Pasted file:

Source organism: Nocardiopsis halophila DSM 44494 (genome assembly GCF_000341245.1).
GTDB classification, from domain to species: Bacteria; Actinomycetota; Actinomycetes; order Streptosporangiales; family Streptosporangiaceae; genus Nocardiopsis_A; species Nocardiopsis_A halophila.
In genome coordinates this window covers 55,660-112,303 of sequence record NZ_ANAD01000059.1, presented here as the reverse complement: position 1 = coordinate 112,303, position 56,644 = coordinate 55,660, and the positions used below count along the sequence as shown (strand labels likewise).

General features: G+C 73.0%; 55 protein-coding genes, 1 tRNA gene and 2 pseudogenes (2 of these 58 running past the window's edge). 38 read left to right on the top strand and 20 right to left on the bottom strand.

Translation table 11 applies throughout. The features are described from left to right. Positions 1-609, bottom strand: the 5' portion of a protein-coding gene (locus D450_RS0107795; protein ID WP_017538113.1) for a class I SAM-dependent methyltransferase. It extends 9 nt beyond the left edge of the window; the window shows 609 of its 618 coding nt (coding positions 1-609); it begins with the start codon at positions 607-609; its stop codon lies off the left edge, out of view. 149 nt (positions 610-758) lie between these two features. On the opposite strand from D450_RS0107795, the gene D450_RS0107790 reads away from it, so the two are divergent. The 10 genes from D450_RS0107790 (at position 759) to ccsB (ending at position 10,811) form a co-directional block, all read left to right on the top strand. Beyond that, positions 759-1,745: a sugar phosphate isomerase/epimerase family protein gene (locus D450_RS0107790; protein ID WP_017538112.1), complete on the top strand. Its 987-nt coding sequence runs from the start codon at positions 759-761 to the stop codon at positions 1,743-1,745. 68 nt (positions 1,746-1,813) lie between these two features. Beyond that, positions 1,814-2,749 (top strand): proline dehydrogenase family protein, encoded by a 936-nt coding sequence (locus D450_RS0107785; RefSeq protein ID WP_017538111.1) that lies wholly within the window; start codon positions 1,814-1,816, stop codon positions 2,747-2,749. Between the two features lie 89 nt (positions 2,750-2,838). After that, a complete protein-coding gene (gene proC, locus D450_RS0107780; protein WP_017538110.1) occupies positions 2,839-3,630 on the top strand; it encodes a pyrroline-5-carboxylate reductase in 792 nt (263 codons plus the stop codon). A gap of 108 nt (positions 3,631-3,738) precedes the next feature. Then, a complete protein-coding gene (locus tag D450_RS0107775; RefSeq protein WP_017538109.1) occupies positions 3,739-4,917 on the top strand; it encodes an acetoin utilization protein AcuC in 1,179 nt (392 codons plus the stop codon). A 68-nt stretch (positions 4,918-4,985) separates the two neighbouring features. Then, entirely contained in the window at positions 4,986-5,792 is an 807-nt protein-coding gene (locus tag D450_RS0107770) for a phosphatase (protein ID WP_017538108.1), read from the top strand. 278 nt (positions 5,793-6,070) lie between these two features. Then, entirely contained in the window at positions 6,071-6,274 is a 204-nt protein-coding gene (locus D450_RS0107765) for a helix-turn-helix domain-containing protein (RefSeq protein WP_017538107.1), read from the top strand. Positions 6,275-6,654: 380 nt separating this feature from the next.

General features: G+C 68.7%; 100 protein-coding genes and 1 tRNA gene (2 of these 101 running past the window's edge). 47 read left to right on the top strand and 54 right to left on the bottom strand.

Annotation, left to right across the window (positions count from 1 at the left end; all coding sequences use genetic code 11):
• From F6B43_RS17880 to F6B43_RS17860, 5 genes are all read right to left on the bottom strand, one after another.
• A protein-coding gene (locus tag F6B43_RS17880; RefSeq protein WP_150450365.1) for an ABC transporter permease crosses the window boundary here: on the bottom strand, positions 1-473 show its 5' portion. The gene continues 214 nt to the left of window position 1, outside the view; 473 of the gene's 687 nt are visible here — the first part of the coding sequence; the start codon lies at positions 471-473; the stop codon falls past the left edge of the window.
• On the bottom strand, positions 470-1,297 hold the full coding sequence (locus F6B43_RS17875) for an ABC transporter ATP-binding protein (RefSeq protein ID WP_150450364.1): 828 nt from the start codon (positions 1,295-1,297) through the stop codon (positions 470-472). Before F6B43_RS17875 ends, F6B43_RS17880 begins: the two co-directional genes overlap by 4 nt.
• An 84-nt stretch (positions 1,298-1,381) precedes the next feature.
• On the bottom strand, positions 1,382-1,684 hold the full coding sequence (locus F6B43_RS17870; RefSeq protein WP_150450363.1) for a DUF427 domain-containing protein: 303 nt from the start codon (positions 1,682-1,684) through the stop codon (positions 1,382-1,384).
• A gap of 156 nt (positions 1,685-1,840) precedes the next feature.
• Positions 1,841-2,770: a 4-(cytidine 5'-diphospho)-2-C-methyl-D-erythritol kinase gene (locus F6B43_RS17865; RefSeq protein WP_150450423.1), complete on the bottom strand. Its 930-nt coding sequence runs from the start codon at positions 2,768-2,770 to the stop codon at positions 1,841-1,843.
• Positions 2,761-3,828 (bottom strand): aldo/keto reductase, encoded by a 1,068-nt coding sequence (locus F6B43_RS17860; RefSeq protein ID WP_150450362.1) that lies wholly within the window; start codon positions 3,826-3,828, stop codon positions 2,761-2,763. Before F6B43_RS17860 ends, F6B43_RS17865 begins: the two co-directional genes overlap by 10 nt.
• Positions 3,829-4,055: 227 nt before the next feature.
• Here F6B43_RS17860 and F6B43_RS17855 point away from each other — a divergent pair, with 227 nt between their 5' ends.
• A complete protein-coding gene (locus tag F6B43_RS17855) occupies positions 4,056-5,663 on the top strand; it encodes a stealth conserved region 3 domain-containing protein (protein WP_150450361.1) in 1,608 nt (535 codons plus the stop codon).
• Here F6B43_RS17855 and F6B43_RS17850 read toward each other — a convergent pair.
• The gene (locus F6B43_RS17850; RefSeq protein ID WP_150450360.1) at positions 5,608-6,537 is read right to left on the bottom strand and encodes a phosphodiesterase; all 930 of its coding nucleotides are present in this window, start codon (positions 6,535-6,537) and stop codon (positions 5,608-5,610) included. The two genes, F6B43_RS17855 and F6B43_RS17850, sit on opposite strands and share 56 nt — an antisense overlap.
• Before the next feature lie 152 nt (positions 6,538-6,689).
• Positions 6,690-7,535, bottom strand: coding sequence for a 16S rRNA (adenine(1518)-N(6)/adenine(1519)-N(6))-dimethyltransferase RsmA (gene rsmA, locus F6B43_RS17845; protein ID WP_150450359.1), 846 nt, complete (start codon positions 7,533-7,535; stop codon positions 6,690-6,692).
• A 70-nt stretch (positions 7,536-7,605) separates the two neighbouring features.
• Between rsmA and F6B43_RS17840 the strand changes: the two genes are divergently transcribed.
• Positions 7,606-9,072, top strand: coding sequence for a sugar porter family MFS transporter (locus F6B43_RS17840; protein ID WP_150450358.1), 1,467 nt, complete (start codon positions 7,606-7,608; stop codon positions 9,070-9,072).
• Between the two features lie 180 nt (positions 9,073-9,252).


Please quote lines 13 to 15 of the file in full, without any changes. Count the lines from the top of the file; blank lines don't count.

• A gap of 156 nt (positions 1,685-1,840) precedes the next feature.
• Positions 1,841-2,770: a 4-(cytidine 5'-diphospho)-2-C-methyl-D-erythritol kinase gene (locus F6B43_RS17865; RefSeq protein WP_150450423.1), complete on the bottom strand. Its 930-nt coding sequence runs from the start codon at positions 2,768-2,770 to the stop codon at positions 1,841-1,843.
• Positions 2,761-3,828 (bottom strand): aldo/keto reductase, encoded by a 1,068-nt coding sequence (locus F6B43_RS17860; RefSeq protein ID WP_150450362.1) that lies wholly within the window; start codon positions 3,826-3,828, stop codon positions 2,761-2,763. Before F6B43_RS17860 ends, F6B43_RS17865 begins: the two co-directional genes overlap by 10 nt.